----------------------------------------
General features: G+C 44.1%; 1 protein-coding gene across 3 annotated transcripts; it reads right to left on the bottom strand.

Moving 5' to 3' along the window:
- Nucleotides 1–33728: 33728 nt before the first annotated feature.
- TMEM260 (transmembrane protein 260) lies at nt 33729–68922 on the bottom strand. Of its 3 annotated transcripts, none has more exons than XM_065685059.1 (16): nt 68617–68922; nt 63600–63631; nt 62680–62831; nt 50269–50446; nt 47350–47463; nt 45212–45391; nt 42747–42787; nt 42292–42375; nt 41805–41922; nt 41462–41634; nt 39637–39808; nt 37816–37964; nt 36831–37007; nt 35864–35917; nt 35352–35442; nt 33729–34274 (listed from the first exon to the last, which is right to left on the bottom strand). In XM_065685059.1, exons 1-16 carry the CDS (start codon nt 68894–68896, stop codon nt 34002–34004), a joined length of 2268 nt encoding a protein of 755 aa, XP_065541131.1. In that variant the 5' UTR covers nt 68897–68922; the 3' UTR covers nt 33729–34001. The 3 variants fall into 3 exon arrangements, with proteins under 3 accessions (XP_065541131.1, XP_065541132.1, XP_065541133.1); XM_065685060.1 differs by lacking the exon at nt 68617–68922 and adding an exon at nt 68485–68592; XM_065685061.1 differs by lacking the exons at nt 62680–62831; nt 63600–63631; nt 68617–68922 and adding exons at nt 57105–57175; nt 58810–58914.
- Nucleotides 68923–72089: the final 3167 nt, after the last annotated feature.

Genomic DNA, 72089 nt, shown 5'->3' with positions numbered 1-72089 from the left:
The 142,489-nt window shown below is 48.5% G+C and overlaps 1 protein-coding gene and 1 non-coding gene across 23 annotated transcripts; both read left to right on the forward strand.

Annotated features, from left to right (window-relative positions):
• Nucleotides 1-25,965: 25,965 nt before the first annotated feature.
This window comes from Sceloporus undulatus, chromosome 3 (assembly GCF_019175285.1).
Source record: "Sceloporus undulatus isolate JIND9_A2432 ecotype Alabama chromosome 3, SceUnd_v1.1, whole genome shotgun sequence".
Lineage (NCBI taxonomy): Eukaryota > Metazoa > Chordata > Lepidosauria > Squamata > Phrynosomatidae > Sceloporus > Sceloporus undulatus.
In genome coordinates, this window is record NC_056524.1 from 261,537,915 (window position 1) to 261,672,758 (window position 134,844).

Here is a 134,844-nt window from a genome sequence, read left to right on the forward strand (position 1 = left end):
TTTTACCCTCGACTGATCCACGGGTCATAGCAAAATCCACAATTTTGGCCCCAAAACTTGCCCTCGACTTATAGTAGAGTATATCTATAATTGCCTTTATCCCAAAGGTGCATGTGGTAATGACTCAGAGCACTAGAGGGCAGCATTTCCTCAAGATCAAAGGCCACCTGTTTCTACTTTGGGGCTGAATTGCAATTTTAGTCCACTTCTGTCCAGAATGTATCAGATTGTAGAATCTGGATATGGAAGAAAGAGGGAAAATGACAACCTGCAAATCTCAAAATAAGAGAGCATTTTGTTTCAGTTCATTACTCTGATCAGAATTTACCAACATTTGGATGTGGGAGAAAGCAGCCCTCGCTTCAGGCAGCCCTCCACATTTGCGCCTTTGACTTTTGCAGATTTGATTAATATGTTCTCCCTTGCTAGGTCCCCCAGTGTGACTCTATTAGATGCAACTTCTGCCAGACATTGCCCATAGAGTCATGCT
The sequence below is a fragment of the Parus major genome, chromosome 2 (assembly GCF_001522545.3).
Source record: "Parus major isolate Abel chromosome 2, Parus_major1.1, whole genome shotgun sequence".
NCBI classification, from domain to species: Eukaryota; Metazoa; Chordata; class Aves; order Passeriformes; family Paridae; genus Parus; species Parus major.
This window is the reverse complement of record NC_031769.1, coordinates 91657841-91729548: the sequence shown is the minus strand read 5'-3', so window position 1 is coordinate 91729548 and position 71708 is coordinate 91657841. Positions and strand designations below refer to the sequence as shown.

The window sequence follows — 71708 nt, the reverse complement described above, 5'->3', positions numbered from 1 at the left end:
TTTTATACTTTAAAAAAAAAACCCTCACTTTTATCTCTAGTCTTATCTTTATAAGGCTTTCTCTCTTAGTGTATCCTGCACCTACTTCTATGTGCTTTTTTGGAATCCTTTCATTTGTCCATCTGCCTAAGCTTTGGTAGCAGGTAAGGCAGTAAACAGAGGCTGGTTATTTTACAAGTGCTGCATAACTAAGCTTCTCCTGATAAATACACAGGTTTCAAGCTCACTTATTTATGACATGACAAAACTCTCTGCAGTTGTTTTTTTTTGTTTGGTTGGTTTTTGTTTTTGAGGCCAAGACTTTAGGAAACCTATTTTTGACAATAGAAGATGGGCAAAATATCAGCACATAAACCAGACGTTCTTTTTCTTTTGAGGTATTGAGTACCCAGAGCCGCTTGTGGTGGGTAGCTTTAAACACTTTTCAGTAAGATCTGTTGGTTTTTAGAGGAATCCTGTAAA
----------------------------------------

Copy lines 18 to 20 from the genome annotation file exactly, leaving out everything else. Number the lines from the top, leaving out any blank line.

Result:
NCBI classification, from domain to species: Eukaryota; Metazoa; Chordata; class Aves; order Passeriformes; family Paridae; genus Parus; species Parus major.
This window is the reverse complement of record NC_031769.1, coordinates 91657841-91729548: the sequence shown is the minus strand read 5'-3', so window position 1 is coordinate 91729548 and position 71708 is coordinate 91657841. Positions and strand designations below refer to the sequence as shown.

The window sequence follows — 71708 nt, the reverse complement described above, 5'->3', positions numbered from 1 at the left end: